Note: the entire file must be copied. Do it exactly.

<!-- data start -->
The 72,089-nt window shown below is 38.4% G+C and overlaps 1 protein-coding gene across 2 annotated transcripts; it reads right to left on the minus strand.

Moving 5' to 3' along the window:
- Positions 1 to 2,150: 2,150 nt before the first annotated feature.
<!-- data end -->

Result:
The 72,089-nt window shown below is 38.4% G+C and overlaps 1 protein-coding gene across 2 annotated transcripts; it reads right to left on the minus strand.

Moving 5' to 3' along the window:
- Positions 1 to 2,150: 2,150 nt before the first annotated feature.